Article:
In our opinion, the effect of the signaling device here involved was not only to warn traffic of the approach of trains, but its nonoperation was to assure the traveler that it was safe to cross. The railroad company owed a duty to the truck driver to exercise reasonable care to keep it in good repair and in efficient working condition. Under the evidence in this case, a question was presented for the jury's determination as to whether the railroad company was guilty of initial negligence.

The question remains, was the appellant's decedent guilty of contributory negligence as a matter of law?

In the Harrison case, supra, we said that one who proceeds along a thoroughfare to a crossing when and where an automatic signal is known by him to be maintained, while entitled to place or is warranted in giving some degree of reliance upon the indication which the signal implies, must nevertheless use such care in addition as an ordinarily prudent man would exercise under like conditions; the traveler is not wholly excused while approaching the crossing from the exercise of a reasonable care and caution, such as would ordinarily be exercised by a careful and prudent man under similar circumstances. But it was further said in the Harrison case, supra, that the indication which the signal implied would have the effect in the case of a traveler meeting his death at such a crossing to invoke the presumption that such traveler was in the exercise of reasonable care and caution immediately before and at the time of the collision, unless the other evidence should rebut that presumption.

As shown in the original opinion, at the place where the collision occurred the highway was straight for more than a quarter of a mile and practically level, and there were no obstructions of any kind at or near the crossing which would interfere with the view of the crossing by one approaching it. The weather was clear, visibility was good, and the road was dry. There was no overhead light at the crossing. The engine into which the truck crashed was black, but it had a large "luminous" L. & N. sign on it. The engine's headlight was on but it did not have an overhead oscillating light and there was no light in the cab of the engine. A witness for appellant testified that he did not hear any bells. The truck was traveling at a speed estimated by one witness as being thirty-five or forty miles an hour. The truck's brake lights were seen to come on shortly before the impact. There were no skid marks left by the truck.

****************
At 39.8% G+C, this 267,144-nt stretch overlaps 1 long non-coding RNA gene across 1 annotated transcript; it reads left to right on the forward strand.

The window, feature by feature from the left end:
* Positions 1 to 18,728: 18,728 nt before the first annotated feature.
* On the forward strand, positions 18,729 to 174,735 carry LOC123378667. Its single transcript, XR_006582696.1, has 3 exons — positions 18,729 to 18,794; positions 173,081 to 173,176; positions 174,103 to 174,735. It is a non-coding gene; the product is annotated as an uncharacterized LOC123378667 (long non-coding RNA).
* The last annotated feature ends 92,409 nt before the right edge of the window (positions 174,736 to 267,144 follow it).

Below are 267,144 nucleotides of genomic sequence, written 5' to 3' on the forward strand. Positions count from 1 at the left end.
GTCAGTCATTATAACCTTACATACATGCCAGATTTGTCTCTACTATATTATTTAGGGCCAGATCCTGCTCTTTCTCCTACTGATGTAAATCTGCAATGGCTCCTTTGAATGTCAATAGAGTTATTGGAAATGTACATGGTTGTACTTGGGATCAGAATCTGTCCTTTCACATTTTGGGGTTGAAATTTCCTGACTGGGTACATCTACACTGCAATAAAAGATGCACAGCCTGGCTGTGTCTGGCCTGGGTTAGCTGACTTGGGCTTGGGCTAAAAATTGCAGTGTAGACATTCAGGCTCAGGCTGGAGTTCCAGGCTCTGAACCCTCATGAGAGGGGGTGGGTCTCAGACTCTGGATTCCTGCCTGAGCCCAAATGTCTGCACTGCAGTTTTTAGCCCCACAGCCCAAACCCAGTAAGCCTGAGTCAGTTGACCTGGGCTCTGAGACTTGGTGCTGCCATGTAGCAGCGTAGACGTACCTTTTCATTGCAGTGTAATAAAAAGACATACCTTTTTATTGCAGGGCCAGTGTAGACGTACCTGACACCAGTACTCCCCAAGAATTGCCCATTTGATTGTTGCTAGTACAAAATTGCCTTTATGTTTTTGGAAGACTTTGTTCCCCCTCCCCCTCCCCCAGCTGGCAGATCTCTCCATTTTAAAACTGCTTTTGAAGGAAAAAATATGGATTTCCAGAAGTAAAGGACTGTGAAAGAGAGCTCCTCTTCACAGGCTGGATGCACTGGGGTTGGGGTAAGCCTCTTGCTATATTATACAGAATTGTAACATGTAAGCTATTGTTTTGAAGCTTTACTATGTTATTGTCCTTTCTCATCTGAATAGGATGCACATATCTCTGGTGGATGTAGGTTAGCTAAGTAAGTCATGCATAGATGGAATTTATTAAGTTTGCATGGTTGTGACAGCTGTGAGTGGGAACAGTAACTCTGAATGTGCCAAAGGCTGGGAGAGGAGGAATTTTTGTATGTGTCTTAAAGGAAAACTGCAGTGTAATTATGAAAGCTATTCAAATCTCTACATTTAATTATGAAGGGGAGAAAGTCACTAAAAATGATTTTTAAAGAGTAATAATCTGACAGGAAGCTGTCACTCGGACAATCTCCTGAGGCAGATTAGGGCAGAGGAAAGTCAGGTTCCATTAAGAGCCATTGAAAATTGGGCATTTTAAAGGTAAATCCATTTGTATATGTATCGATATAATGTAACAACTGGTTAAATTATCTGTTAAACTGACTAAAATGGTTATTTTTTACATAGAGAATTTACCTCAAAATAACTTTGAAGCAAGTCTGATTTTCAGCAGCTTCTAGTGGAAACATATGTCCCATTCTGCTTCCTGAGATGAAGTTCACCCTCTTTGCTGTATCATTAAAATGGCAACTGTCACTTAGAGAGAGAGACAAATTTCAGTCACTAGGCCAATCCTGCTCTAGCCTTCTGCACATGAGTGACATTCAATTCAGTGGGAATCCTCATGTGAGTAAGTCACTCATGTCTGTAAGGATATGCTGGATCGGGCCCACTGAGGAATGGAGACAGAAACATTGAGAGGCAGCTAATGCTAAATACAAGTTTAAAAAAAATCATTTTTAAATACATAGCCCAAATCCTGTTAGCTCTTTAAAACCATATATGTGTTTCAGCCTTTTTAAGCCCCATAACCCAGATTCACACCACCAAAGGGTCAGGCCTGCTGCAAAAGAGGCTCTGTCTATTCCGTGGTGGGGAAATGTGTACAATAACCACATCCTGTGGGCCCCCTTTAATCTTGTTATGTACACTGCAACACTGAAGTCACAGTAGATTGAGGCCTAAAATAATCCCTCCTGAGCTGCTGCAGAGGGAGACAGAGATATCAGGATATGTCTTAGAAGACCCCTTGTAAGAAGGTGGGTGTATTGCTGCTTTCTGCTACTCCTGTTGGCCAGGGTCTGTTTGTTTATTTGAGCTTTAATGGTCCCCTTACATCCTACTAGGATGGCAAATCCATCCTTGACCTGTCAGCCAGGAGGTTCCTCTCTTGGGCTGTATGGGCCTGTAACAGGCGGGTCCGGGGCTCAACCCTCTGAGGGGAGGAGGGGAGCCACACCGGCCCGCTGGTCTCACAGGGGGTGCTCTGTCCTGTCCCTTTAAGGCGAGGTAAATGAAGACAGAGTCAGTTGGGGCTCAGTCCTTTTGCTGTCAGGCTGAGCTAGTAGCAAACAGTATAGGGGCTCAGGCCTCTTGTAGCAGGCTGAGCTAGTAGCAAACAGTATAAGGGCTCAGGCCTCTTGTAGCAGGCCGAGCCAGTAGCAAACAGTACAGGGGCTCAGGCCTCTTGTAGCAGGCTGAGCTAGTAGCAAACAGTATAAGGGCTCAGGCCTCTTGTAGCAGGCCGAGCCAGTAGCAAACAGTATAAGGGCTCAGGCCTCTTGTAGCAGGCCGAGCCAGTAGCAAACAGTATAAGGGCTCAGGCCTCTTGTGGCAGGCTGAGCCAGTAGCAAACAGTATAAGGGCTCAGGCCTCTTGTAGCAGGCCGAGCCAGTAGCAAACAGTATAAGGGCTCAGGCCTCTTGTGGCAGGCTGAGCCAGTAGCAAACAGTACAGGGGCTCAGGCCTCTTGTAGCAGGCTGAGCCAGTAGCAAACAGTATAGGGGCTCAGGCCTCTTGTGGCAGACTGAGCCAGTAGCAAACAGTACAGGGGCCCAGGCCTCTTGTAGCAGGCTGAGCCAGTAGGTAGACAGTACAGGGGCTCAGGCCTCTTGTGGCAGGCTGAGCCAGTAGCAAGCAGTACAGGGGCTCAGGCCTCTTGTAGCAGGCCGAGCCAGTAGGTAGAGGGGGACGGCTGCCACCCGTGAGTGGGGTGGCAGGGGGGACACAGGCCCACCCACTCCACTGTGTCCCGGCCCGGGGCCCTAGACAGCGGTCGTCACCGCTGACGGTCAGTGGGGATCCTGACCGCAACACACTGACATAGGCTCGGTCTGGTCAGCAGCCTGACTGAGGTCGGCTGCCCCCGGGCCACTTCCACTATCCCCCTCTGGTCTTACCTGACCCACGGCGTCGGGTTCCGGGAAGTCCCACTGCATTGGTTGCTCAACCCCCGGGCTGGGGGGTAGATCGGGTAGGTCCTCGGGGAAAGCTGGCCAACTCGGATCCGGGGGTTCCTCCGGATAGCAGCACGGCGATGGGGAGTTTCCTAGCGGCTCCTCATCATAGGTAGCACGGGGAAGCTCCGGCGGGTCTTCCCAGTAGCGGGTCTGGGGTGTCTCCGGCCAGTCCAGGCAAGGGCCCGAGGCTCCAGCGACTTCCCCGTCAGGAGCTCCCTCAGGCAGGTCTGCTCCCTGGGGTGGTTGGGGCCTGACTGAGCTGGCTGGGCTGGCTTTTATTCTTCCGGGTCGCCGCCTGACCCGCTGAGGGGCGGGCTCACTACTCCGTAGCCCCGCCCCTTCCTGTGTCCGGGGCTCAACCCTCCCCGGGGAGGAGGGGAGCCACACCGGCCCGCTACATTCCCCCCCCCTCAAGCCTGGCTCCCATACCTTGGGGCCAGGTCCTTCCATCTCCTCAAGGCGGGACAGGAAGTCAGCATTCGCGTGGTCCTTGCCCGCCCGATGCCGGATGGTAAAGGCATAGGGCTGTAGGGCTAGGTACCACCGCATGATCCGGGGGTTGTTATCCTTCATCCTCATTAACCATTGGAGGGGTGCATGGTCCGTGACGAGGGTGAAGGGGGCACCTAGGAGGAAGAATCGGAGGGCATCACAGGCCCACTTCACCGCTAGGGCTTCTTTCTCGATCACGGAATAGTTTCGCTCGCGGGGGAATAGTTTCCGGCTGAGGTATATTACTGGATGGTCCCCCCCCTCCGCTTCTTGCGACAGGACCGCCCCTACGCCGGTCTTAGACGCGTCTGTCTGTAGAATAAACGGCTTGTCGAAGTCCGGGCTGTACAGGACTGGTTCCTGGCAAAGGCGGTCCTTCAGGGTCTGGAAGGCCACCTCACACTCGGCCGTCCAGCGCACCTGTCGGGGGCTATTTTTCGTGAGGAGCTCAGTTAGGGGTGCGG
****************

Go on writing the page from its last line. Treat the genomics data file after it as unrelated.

A witness for the defendant, one of the train crew, testified that the accident happened within five or six seconds from the time the train went across the highway.

The distance from the point where the signaling device was located to the track where the collision occurred is not shown. We cannot fairly estimate that distance from the photographs introduced in evidence, although in one photograph it is made to appear that the distance is not great.

The question is indeed a close one, but we are unwilling to say that the evidence summarized above is sufficient to overcome the presumption that decedent's intestate was in the exercise of reasonable care and caution immediately before and at the time of the collision. Birmingham Southern R. Co. v. Harrison, supra.

We reaffirm our holding that a jury question was presented as to the railroad's initial negligence and the contributory negligence of the truck driver.

Application overruled.

All the Justices concur except MERRILL, J., not sitting.